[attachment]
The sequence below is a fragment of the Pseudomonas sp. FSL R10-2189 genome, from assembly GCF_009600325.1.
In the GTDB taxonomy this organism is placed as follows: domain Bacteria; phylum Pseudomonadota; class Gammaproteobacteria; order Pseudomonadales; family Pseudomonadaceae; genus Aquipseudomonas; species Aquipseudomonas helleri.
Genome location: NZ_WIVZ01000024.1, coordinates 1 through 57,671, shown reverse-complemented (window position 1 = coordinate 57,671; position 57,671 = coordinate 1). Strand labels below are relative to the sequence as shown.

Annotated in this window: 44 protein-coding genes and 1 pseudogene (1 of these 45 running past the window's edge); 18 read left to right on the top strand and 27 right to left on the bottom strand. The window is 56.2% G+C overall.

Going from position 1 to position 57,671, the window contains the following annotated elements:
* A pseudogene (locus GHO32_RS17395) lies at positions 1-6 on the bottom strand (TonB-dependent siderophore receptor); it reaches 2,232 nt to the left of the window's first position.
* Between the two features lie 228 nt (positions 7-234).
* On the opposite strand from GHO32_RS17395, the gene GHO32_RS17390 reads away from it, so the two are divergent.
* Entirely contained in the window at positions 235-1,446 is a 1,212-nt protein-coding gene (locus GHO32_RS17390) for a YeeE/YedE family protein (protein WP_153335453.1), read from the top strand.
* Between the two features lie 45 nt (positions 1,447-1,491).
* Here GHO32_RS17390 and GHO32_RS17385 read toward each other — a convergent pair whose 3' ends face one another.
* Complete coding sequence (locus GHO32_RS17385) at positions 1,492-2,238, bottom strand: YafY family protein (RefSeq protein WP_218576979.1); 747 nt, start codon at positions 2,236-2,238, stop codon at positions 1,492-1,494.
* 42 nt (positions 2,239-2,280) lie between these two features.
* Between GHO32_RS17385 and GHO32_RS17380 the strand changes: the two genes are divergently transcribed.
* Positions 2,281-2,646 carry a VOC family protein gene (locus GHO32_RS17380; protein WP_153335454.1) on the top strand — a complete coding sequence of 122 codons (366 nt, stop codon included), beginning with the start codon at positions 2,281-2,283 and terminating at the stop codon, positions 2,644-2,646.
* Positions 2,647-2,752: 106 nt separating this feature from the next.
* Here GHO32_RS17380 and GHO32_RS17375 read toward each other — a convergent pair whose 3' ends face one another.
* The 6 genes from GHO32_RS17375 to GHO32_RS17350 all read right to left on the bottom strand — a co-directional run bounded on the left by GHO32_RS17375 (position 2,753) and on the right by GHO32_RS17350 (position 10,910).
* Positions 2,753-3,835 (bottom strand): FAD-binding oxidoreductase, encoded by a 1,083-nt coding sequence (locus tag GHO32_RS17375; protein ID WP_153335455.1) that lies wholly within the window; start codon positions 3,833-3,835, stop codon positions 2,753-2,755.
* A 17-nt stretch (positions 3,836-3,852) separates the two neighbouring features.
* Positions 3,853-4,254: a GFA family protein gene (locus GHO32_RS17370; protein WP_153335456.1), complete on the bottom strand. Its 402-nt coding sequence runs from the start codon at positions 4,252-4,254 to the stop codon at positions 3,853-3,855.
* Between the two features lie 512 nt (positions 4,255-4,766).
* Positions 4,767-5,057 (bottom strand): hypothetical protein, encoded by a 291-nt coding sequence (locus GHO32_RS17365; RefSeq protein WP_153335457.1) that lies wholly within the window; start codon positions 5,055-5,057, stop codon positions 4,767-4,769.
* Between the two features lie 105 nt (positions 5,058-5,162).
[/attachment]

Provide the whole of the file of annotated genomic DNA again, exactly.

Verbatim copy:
The sequence below is a fragment of the Pseudomonas sp. FSL R10-2189 genome, from assembly GCF_009600325.1.
In the GTDB taxonomy this organism is placed as follows: domain Bacteria; phylum Pseudomonadota; class Gammaproteobacteria; order Pseudomonadales; family Pseudomonadaceae; genus Aquipseudomonas; species Aquipseudomonas helleri.
Genome location: NZ_WIVZ01000024.1, coordinates 1 through 57,671, shown reverse-complemented (window position 1 = coordinate 57,671; position 57,671 = coordinate 1). Strand labels below are relative to the sequence as shown.

Annotated in this window: 44 protein-coding genes and 1 pseudogene (1 of these 45 running past the window's edge); 18 read left to right on the top strand and 27 right to left on the bottom strand. The window is 56.2% G+C overall.

Going from position 1 to position 57,671, the window contains the following annotated elements:
* A pseudogene (locus GHO32_RS17395) lies at positions 1-6 on the bottom strand (TonB-dependent siderophore receptor); it reaches 2,232 nt to the left of the window's first position.
* Between the two features lie 228 nt (positions 7-234).
* On the opposite strand from GHO32_RS17395, the gene GHO32_RS17390 reads away from it, so the two are divergent.
* Entirely contained in the window at positions 235-1,446 is a 1,212-nt protein-coding gene (locus GHO32_RS17390) for a YeeE/YedE family protein (protein WP_153335453.1), read from the top strand.
* Between the two features lie 45 nt (positions 1,447-1,491).
* Here GHO32_RS17390 and GHO32_RS17385 read toward each other — a convergent pair whose 3' ends face one another.
* Complete coding sequence (locus GHO32_RS17385) at positions 1,492-2,238, bottom strand: YafY family protein (RefSeq protein WP_218576979.1); 747 nt, start codon at positions 2,236-2,238, stop codon at positions 1,492-1,494.
* 42 nt (positions 2,239-2,280) lie between these two features.
* Between GHO32_RS17385 and GHO32_RS17380 the strand changes: the two genes are divergently transcribed.
* Positions 2,281-2,646 carry a VOC family protein gene (locus GHO32_RS17380; protein WP_153335454.1) on the top strand — a complete coding sequence of 122 codons (366 nt, stop codon included), beginning with the start codon at positions 2,281-2,283 and terminating at the stop codon, positions 2,644-2,646.
* Positions 2,647-2,752: 106 nt separating this feature from the next.
* Here GHO32_RS17380 and GHO32_RS17375 read toward each other — a convergent pair whose 3' ends face one another.
* The 6 genes from GHO32_RS17375 to GHO32_RS17350 all read right to left on the bottom strand — a co-directional run bounded on the left by GHO32_RS17375 (position 2,753) and on the right by GHO32_RS17350 (position 10,910).
* Positions 2,753-3,835 (bottom strand): FAD-binding oxidoreductase, encoded by a 1,083-nt coding sequence (locus tag GHO32_RS17375; protein ID WP_153335455.1) that lies wholly within the window; start codon positions 3,833-3,835, stop codon positions 2,753-2,755.
* A 17-nt stretch (positions 3,836-3,852) separates the two neighbouring features.
* Positions 3,853-4,254: a GFA family protein gene (locus GHO32_RS17370; protein WP_153335456.1), complete on the bottom strand. Its 402-nt coding sequence runs from the start codon at positions 4,252-4,254 to the stop codon at positions 3,853-3,855.
* Between the two features lie 512 nt (positions 4,255-4,766).
* Positions 4,767-5,057 (bottom strand): hypothetical protein, encoded by a 291-nt coding sequence (locus GHO32_RS17365; RefSeq protein WP_153335457.1) that lies wholly within the window; start codon positions 5,055-5,057, stop codon positions 4,767-4,769.
* Between the two features lie 105 nt (positions 5,058-5,162).